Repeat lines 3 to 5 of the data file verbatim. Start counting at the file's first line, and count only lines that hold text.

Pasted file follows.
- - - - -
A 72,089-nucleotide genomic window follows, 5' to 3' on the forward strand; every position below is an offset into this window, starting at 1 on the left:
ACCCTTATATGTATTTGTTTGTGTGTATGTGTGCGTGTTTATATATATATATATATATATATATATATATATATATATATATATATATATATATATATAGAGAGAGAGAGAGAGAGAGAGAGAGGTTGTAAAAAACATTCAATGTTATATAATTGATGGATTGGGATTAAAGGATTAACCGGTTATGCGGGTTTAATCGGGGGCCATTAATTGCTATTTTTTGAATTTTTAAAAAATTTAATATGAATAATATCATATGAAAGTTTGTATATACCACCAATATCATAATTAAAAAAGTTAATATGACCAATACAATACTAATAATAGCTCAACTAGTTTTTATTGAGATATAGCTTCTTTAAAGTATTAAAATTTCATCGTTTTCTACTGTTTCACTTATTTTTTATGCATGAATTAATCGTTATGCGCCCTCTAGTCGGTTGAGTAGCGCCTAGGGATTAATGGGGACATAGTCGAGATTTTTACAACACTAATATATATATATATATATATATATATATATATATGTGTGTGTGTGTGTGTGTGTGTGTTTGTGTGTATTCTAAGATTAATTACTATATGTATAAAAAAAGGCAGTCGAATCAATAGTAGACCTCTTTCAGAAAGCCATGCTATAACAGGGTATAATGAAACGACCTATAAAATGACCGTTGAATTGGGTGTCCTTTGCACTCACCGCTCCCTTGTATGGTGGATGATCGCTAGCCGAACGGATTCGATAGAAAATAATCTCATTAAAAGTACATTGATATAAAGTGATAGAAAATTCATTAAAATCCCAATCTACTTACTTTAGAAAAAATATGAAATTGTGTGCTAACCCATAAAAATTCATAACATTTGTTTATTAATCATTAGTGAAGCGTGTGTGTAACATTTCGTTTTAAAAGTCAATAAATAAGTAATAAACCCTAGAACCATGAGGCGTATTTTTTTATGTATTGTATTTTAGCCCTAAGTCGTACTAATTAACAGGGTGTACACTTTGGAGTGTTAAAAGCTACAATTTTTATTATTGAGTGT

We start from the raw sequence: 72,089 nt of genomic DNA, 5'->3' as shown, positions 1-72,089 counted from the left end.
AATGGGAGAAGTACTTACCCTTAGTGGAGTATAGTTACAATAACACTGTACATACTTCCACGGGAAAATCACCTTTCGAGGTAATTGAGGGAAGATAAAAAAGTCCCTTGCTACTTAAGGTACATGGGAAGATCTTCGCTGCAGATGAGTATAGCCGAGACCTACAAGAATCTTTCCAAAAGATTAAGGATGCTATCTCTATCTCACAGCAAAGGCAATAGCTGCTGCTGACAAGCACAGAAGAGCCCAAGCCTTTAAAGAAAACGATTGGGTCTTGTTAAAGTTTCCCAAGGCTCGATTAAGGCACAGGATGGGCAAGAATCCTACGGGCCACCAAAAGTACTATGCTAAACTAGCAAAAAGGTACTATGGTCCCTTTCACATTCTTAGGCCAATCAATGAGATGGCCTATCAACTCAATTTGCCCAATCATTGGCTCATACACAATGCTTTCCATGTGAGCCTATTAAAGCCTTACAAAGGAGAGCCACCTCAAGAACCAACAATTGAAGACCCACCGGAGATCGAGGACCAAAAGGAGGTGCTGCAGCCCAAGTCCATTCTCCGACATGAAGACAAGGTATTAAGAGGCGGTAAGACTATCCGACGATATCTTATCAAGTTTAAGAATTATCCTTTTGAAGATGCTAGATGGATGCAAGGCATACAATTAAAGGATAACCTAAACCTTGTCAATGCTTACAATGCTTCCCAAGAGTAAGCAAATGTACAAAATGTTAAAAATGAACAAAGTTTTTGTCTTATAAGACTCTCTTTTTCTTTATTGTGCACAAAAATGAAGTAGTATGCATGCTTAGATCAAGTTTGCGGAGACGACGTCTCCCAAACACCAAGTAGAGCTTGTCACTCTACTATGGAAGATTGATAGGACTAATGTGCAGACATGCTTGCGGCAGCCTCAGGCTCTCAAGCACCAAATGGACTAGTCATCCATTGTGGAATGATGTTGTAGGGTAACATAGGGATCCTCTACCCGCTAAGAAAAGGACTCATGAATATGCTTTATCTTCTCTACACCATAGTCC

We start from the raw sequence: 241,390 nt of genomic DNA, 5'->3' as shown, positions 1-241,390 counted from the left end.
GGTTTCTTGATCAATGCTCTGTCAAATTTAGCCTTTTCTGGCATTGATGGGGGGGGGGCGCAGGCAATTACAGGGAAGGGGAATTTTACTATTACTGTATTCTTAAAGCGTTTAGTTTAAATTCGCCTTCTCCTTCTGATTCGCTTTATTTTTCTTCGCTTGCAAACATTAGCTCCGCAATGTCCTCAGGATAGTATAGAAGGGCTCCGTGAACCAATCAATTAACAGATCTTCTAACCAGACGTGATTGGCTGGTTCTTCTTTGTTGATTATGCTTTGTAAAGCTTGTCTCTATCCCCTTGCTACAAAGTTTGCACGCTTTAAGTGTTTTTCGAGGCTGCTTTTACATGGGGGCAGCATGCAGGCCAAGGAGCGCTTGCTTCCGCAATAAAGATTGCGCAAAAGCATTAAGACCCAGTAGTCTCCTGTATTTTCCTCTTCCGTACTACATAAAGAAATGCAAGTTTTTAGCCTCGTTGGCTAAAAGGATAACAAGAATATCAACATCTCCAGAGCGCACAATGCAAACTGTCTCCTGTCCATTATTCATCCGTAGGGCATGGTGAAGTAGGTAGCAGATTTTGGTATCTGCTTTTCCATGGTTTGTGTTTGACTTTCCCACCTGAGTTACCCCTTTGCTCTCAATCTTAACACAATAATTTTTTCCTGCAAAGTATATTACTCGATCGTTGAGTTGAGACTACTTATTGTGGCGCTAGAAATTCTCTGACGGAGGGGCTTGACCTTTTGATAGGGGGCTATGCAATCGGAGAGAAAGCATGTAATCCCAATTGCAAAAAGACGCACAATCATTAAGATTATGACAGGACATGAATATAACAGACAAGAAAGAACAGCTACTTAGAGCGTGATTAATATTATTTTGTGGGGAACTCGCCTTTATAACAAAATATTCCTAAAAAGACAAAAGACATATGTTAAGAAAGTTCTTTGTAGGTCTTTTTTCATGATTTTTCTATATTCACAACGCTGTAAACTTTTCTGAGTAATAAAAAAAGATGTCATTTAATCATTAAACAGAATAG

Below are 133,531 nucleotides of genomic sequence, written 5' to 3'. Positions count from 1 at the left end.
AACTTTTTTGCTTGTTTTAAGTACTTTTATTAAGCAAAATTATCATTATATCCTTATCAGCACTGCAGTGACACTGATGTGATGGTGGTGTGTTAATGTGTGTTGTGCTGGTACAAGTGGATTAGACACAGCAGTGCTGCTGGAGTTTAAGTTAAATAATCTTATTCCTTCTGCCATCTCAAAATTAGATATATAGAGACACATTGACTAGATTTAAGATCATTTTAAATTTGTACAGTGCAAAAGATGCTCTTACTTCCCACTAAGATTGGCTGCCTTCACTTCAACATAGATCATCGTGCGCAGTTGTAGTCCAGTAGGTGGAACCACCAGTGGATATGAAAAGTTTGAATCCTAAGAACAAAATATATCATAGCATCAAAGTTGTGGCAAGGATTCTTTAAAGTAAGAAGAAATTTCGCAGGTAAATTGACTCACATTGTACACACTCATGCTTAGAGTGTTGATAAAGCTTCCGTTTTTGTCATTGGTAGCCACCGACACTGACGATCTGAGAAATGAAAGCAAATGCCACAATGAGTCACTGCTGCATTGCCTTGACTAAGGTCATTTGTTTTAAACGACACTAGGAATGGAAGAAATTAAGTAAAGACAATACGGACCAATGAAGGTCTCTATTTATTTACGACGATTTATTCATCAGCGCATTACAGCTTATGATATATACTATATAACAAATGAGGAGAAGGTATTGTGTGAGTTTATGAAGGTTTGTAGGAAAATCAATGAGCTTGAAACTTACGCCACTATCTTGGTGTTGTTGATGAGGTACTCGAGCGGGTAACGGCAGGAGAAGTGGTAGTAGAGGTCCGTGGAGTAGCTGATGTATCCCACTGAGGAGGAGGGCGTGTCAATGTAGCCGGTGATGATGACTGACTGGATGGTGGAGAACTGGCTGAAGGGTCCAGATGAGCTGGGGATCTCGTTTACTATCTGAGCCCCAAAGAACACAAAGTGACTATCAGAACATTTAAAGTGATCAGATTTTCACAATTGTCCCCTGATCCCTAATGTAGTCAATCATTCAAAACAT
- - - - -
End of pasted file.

We start from the raw sequence: 72,089 nt of genomic DNA, 5'->3' as shown, positions 1-72,089 counted from the left end.
AATGGGAGAAGTACTTACCCTTAGTGGAGTATAGTTACAATAACACTGTACATACTTCCACGGGAAAATCACCTTTCGAGGTAATTGAGGGAAGATAAAAAAGTCCCTTGCTACTTAAGGTACATGGGAAGATCTTCGCTGCAGATGAGTATAGCCGAGACCTACAAGAATCTTTCCAAAAGATTAAGGATGCTATCTCTATCTCACAGCAAAGGCAATAGCTGCTGCTGACAAGCACAGAAGAGCCCAAGCCTTTAAAGAAAACGATTGGGTCTTGTTAAAGTTTCCCAAGGCTCGATTAAGGCACAGGATGGGCAAGAATCCTACGGGCCACCAAAAGTACTATGCTAAACTAGCAAAAAGGTACTATGGTCCCTTTCACATTCTTAGGCCAATCAATGAGATGGCCTATCAACTCAATTTGCCCAATCATTGGCTCATACACAATGCTTTCCATGTGAGCCTATTAAAGCCTTACAAAGGAGAGCCACCTCAAGAACCAACAATTGAAGACCCACCGGAGATCGAGGACCAAAAGGAGGTGCTGCAGCCCAAGTCCATTCTCCGACATGAAGACAAGGTATTAAGAGGCGGTAAGACTATCCGACGATATCTTATCAAGTTTAAGAATTATCCTTTTGAAGATGCTAGATGGATGCAAGGCATACAATTAAAGGATAACCTAAACCTTGTCAATGCTTACAATGCTTCCCAAGAGTAAGCAAATGTACAAAATGTTAAAAATGAACAAAGTTTTTGTCTTATAAGACTCTCTTTTTCTTTATTGTGCACAAAAATGAAGTAGTATGCATGCTTAGATCAAGTTTGCGGAGACGACGTCTCCCAAACACCAAGTAGAGCTTGTCACTCTACTATGGAAGATTGATAGGACTAATGTGCAGACATGCTTGCGGCAGCCTCAGGCTCTCAAGCACCAAATGGACTAGTCATCCATTGTGGAATGATGTTGTAGGGTAACATAGGGATCCTCTACCCGCTAAGAAAAGGACTCATGAATATGCTTTATCTTCTCTACACCATAGTCC

We start from the raw sequence: 241,390 nt of genomic DNA, 5'->3' as shown, positions 1-241,390 counted from the left end.